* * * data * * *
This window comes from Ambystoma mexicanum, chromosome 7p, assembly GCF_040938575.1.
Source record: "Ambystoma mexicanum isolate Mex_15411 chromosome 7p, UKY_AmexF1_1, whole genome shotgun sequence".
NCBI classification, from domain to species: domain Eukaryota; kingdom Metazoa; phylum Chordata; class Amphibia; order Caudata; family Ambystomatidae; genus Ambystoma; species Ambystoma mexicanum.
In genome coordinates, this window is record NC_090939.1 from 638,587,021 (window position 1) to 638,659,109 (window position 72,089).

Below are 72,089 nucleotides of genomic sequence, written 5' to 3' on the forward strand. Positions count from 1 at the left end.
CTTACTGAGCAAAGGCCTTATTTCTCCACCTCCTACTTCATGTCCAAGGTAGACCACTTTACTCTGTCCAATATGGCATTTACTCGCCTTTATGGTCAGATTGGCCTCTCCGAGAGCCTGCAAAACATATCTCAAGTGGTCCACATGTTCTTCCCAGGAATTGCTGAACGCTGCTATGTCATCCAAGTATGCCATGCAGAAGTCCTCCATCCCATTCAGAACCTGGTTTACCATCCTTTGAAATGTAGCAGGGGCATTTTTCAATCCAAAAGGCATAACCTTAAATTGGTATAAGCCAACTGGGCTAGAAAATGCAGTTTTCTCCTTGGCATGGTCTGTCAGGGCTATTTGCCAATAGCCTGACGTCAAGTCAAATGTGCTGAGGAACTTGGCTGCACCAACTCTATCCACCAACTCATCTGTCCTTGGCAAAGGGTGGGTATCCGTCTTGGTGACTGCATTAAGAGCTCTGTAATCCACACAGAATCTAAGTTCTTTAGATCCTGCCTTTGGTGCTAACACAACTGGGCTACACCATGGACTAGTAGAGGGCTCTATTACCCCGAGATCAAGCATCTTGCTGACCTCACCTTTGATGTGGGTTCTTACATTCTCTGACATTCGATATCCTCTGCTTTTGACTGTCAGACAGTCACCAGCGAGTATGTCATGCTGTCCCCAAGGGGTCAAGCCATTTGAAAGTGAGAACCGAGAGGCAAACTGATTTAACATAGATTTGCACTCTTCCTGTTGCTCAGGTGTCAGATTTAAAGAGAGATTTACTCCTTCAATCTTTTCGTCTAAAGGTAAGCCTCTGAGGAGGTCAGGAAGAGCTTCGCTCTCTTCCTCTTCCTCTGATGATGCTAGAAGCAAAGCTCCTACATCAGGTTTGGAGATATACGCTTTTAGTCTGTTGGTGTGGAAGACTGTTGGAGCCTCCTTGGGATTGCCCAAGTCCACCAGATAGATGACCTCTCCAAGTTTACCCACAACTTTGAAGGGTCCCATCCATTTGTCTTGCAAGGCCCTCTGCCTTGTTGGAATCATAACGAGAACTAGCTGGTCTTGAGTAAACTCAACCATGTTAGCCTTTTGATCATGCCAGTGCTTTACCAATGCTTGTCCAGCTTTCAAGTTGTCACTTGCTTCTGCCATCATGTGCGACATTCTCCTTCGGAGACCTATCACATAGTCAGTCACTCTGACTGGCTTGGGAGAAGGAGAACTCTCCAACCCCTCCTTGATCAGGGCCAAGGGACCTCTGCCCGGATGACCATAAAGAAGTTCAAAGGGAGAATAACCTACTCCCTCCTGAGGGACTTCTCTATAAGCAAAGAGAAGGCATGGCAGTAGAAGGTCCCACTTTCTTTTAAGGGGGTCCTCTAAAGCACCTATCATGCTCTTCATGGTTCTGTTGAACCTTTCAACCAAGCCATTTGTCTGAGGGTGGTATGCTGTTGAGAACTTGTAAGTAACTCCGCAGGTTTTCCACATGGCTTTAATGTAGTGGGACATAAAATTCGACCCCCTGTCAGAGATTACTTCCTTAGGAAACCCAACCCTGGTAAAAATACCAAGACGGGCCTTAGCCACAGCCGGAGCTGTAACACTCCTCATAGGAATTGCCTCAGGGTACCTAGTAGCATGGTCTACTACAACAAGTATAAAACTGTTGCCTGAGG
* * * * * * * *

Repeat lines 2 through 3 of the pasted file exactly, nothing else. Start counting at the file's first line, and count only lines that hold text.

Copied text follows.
Source record: "Ambystoma mexicanum isolate Mex_15411 chromosome 7p, UKY_AmexF1_1, whole genome shotgun sequence".
NCBI classification, from domain to species: domain Eukaryota; kingdom Metazoa; phylum Chordata; class Amphibia; order Caudata; family Ambystomatidae; genus Ambystoma; species Ambystoma mexicanum.